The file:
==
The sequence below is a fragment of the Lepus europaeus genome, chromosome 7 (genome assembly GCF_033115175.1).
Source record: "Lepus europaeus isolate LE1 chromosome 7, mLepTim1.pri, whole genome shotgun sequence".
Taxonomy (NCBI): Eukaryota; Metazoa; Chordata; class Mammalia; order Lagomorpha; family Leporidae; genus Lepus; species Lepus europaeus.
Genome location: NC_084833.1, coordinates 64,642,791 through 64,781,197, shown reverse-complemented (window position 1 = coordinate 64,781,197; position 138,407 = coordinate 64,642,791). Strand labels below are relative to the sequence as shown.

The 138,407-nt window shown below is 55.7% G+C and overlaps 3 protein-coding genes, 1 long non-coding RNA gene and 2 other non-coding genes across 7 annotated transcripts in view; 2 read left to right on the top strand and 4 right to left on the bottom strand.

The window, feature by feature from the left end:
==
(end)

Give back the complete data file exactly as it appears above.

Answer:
The sequence below is a fragment of the Lepus europaeus genome, chromosome 7 (genome assembly GCF_033115175.1).
Source record: "Lepus europaeus isolate LE1 chromosome 7, mLepTim1.pri, whole genome shotgun sequence".
Taxonomy (NCBI): Eukaryota; Metazoa; Chordata; class Mammalia; order Lagomorpha; family Leporidae; genus Lepus; species Lepus europaeus.
Genome location: NC_084833.1, coordinates 64,642,791 through 64,781,197, shown reverse-complemented (window position 1 = coordinate 64,781,197; position 138,407 = coordinate 64,642,791). Strand labels below are relative to the sequence as shown.

The 138,407-nt window shown below is 55.7% G+C and overlaps 3 protein-coding genes, 1 long non-coding RNA gene and 2 other non-coding genes across 7 annotated transcripts in view; 2 read left to right on the top strand and 4 right to left on the bottom strand.

The window, feature by feature from the left end: